Steam pipes snake up the walls like vines, but with asbestos.
An old handcart sits next to a rotting elevator.
Much of the mill is wooden–even the larger chutes.
What looks to be a skip for repairing the dock, in the concrete steeple.
An unplanned skylight. It’s unclear why some parts of the building had wooden roofing, while others were highly reinforced with brick.
The second floor in the smaller house, which was a bit smaller than the Head Keeper’s house.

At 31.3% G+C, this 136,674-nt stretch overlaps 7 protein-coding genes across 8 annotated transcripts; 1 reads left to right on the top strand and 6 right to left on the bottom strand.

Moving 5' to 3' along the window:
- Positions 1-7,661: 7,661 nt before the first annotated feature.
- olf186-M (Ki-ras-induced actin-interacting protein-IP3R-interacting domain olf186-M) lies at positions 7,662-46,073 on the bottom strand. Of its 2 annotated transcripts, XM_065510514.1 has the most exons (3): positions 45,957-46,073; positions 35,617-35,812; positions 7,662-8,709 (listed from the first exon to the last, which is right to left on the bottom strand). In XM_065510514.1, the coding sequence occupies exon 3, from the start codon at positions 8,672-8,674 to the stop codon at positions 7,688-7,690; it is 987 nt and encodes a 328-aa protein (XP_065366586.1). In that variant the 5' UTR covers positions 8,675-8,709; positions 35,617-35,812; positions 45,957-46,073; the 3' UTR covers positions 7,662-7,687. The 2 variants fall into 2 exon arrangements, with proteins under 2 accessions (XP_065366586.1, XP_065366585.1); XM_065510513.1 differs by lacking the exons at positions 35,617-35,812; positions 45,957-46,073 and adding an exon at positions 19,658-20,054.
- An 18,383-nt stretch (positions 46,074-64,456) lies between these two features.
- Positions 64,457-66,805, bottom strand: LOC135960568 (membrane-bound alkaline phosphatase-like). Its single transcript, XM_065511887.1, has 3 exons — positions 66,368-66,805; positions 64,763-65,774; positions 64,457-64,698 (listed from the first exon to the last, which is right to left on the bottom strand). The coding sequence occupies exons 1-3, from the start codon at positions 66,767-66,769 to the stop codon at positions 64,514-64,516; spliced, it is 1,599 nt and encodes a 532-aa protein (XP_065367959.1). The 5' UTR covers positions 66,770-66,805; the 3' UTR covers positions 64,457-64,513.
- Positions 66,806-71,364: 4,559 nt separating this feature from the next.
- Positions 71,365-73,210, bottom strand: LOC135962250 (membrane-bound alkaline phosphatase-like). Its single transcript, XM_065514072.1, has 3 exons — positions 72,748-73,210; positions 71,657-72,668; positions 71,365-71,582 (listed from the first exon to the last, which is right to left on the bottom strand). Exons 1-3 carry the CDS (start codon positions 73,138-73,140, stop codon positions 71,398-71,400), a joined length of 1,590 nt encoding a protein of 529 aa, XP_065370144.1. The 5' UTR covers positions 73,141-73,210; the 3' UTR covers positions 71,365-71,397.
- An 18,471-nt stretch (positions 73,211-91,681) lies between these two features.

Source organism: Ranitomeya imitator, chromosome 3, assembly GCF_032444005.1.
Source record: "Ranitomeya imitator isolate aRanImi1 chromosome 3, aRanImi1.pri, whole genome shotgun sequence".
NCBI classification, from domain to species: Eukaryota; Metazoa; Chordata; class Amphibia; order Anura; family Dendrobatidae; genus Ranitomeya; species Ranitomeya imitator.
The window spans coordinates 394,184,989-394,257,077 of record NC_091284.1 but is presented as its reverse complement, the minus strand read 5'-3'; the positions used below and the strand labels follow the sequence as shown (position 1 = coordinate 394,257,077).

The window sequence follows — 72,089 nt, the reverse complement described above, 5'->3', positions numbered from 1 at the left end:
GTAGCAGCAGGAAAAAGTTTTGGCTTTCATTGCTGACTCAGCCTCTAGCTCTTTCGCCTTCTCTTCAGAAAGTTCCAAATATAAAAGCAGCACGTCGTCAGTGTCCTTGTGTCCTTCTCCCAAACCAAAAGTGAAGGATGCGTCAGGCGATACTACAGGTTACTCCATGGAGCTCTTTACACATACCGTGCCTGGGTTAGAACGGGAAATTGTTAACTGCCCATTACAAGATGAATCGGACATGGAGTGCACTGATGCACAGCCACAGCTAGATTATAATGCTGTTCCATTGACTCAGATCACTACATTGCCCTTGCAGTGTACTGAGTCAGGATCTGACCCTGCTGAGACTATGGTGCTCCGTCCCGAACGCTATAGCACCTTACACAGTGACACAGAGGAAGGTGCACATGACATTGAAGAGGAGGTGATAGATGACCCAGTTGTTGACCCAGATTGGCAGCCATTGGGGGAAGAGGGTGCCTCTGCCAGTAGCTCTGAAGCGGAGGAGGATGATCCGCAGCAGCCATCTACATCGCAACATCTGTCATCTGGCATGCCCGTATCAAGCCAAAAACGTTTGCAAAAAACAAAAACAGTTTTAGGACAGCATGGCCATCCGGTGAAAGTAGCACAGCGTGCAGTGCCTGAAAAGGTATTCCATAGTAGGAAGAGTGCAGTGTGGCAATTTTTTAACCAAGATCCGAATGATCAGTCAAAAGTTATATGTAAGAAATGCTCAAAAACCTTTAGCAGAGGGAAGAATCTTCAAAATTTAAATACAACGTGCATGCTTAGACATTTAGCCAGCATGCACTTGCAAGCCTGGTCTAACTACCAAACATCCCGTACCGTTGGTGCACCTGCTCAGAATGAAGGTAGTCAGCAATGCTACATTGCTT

A circular common room in one of the original parts of the hospital. When the asylum was especially crowded, this would be filled with patient beds, too. It’s very strange that this floor was not tiled like the other common rooms. It makes me wonder if especially dangerous patients were kept in this ward; those who could not be trusted to not extract and sharpen the ceramic tiles. Portra 160.
The roof compromised, rain water rolls down the main stairway.
This was my first view of Harris Machinery’s property… it was strange to find what looked like a ghost town five minutes from downtown Minneapolis!